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Geoffrey Household, walking in Southern England, two questions



 
 
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  #1  
Old June 3rd 07, 03:58 PM posted to uk.rec.walking
johngoldfine
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Posts: 6
Default Geoffrey Household, walking in Southern England, two questions

Geoffrey Household writing in 'Rogue Male' (1939) about walking in
Southern England: "A hideous word--hiker. It has nothing to do with
the gentle souls of my youth who wandered in tweeds and stout shoes
from pub to pub. But, by God, it fits those bawling Englishwomen
whose tight shorts and bawling voices are turning every beauty spot in
Europe into a Skegness holiday camp."

The rogue male of the title is hiding in West Dorset in the country
between Lyme Regis, Beaminster, and Dorchester. He describes it with
great affection. Anyone with any thoughts on walking there?

I first read Household 35 years ago before I'd ever seen an OS map or
been to England. For anyone with a taste for maps or walking in
Southern England, I'd recomment his ''Red Anger' which describes a
walk from South Devon to the Marlborough Downs. When night falls, this
hero simply knocks on any old farmhouse door and asks for a bed for
the night! Doesn't quite work that way nowadays--or does it? Does
anyone have a kindness-of-strangers-while-walking story?

What hasn't changed much is the country near the Ridgeway. One can
still follow his hero's predicament just outside Avebury, meter by
meter, on the relevant OS map.

  #2  
Old June 4th 07, 08:55 AM posted to uk.rec.walking
Philip Powell
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Posts: 54
Default Geoffrey Household, walking in Southern England, two questions

In message . com,
johngoldfine writes
Geoffrey Household writing in 'Rogue Male' (1939) about walking in
Southern England: "A hideous word--hiker. It has nothing to do with
the gentle souls of my youth who wandered in tweeds and stout shoes
from pub to pub. But, by God, it fits those bawling Englishwomen
whose tight shorts and bawling voices are turning every beauty spot in
Europe into a Skegness holiday camp."

The rogue male of the title is hiding in West Dorset in the country
between Lyme Regis, Beaminster, and Dorchester. He describes it with
great affection. Anyone with any thoughts on walking there?

I first read Household 35 years ago before I'd ever seen an OS map or
been to England. For anyone with a taste for maps or walking in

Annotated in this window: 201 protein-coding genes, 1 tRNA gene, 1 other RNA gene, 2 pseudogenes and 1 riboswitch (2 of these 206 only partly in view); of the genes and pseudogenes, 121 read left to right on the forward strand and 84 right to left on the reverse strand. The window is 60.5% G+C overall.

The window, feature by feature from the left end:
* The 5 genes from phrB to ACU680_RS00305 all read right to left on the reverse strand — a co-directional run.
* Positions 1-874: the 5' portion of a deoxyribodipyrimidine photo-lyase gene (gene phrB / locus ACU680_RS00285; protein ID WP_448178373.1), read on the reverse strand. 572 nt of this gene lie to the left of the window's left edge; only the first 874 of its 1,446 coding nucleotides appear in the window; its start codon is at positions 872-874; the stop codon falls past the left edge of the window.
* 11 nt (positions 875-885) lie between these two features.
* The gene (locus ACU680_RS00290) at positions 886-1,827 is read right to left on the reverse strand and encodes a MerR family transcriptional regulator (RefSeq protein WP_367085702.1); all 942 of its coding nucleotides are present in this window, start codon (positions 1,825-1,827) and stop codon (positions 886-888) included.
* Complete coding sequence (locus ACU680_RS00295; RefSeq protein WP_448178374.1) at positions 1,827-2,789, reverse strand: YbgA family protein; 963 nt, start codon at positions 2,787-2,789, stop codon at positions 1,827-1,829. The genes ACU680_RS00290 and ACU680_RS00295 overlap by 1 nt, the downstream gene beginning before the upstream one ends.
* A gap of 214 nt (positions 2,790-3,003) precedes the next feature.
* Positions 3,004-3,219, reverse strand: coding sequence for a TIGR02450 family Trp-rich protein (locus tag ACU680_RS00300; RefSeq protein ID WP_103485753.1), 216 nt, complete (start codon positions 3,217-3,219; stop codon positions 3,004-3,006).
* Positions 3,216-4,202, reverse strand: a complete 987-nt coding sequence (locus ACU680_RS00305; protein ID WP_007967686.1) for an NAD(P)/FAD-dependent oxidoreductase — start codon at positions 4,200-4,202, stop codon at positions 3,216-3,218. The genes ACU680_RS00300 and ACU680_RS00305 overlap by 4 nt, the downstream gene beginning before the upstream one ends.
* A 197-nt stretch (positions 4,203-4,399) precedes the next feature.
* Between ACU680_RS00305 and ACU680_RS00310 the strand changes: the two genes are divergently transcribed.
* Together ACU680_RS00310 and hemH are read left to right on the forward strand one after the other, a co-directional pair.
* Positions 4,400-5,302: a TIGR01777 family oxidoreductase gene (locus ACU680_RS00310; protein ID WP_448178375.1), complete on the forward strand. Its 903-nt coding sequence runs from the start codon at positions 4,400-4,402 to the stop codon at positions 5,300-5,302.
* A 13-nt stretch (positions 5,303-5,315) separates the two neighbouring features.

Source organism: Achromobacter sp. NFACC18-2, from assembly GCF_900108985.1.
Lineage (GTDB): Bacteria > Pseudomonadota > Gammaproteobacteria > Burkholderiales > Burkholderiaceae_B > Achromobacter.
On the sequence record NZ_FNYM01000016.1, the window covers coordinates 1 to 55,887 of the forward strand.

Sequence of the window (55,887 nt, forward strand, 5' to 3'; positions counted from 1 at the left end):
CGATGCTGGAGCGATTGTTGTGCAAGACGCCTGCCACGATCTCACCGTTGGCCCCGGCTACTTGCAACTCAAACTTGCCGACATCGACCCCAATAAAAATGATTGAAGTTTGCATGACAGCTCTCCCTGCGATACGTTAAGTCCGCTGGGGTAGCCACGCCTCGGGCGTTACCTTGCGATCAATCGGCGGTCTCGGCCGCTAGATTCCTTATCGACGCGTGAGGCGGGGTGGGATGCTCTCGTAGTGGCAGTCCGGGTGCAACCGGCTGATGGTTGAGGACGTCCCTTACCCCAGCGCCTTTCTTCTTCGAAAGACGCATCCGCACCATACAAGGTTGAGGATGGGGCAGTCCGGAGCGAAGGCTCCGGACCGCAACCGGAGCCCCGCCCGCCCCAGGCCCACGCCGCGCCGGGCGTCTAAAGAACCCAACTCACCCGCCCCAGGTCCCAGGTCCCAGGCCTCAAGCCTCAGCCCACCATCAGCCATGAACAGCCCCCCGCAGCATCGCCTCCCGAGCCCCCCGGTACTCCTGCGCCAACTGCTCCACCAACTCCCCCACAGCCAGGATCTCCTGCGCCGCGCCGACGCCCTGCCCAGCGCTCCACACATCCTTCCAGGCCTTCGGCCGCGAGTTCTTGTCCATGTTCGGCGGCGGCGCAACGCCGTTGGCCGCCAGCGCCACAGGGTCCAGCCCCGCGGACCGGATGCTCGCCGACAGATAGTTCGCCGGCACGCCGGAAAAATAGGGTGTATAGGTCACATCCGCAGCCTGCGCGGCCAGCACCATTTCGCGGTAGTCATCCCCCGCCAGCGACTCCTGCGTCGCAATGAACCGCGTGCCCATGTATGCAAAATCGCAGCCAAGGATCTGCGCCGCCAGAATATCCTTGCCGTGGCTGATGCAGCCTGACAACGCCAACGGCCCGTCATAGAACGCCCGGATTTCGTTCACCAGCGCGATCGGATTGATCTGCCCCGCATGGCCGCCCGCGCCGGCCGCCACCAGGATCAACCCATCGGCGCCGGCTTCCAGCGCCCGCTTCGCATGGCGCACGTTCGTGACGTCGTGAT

Southern England, I'd recomment his ''Red Anger' which describes a
walk from South Devon to the Marlborough Downs. When night falls, this
hero simply knocks on any old farmhouse door and asks for a bed for
the night! Doesn't quite work that way nowadays--or does it? Does
anyone have a kindness-of-strangers-while-walking story?


I hear there is a kindly old gent living by the Bonnie Banks of Loch
Lomond who is only too pleased to see passing visitors and offer them
his own brand of hospitality.
--
Philip Powell
Looking north across the Derwent Valley and Northumberland
to The Cheviot
  #3  
Old June 4th 07, 09:21 AM posted to uk.rec.walking
Roy
external usenet poster
 
Posts: 200
Default Geoffrey Household, walking in Southern England, two questions

Philip Powell wrote:
In message . com,
johngoldfine writes
Geoffrey Household writing in 'Rogue Male' (1939) about walking in
Southern England: "A hideous word--hiker. It has nothing to do with
the gentle souls of my youth who wandered in tweeds and stout shoes
from pub to pub. But, by God, it fits those bawling Englishwomen
whose tight shorts and bawling voices are turning every beauty spot in
Europe into a Skegness holiday camp."

The rogue male of the title is hiding in West Dorset in the country
between Lyme Regis, Beaminster, and Dorchester. He describes it with
great affection. Anyone with any thoughts on walking there?

I first read Household 35 years ago before I'd ever seen an OS map or
been to England. For anyone with a taste for maps or walking in
Southern England, I'd recomment his ''Red Anger' which describes a
walk from South Devon to the Marlborough Downs. When night falls, this
hero simply knocks on any old farmhouse door and asks for a bed for
the night! Doesn't quite work that way nowadays--or does it? Does
anyone have a kindness-of-strangers-while-walking story?


I hear there is a kindly old gent living by the Bonnie Banks of Loch
Lomond who is only too pleased to see passing visitors and offer them
his own brand of hospitality.


Damn, beat me to it ;-)

Right bags packed, off to the airport to infringe on some poor Germans'
landscape.

Pip pip.

Roy.
 




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